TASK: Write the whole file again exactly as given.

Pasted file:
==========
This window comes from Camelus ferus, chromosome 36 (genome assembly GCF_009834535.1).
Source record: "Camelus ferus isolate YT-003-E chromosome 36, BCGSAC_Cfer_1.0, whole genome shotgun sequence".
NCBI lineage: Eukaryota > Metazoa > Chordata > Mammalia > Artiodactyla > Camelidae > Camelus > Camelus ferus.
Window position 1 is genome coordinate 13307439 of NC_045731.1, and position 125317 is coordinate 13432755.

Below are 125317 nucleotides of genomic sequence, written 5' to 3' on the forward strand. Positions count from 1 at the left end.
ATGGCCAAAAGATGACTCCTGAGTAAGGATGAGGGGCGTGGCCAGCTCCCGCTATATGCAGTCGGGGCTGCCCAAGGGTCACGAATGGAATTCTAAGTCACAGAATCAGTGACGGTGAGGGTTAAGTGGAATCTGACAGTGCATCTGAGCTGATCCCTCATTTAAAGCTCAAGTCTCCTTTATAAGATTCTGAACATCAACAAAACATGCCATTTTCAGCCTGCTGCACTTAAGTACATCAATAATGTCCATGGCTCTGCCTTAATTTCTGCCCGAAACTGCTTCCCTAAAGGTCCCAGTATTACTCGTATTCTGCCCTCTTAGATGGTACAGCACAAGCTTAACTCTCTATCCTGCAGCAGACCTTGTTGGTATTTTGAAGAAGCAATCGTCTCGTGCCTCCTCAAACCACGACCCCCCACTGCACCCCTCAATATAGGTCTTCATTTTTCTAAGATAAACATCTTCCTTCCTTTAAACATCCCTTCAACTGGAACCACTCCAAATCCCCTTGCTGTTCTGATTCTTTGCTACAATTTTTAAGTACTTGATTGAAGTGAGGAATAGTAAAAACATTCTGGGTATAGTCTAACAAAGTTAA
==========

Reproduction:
This window comes from Camelus ferus, chromosome 36 (genome assembly GCF_009834535.1).
Source record: "Camelus ferus isolate YT-003-E chromosome 36, BCGSAC_Cfer_1.0, whole genome shotgun sequence".
NCBI lineage: Eukaryota > Metazoa > Chordata > Mammalia > Artiodactyla > Camelidae > Camelus > Camelus ferus.
Window position 1 is genome coordinate 13307439 of NC_045731.1, and position 125317 is coordinate 13432755.

Below are 125317 nucleotides of genomic sequence, written 5' to 3' on the forward strand. Positions count from 1 at the left end.
ATGGCCAAAAGATGACTCCTGAGTAAGGATGAGGGGCGTGGCCAGCTCCCGCTATATGCAGTCGGGGCTGCCCAAGGGTCACGAATGGAATTCTAAGTCACAGAATCAGTGACGGTGAGGGTTAAGTGGAATCTGACAGTGCATCTGAGCTGATCCCTCATTTAAAGCTCAAGTCTCCTTTATAAGATTCTGAACATCAACAAAACATGCCATTTTCAGCCTGCTGCACTTAAGTACATCAATAATGTCCATGGCTCTGCCTTAATTTCTGCCCGAAACTGCTTCCCTAAAGGTCCCAGTATTACTCGTATTCTGCCCTCTTAGATGGTACAGCACAAGCTTAACTCTCTATCCTGCAGCAGACCTTGTTGGTATTTTGAAGAAGCAATCGTCTCGTGCCTCCTCAAACCACGACCCCCCACTGCACCCCTCAATATAGGTCTTCATTTTTCTAAGATAAACATCTTCCTTCCTTTAAACATCCCTTCAACTGGAACCACTCCAAATCCCCTTGCTGTTCTGATTCTTTGCTACAATTTTTAAGTACTTGATTGAAGTGAGGAATAGTAAAAACATTCTGGGTATAGTCTAACAAAGTTAA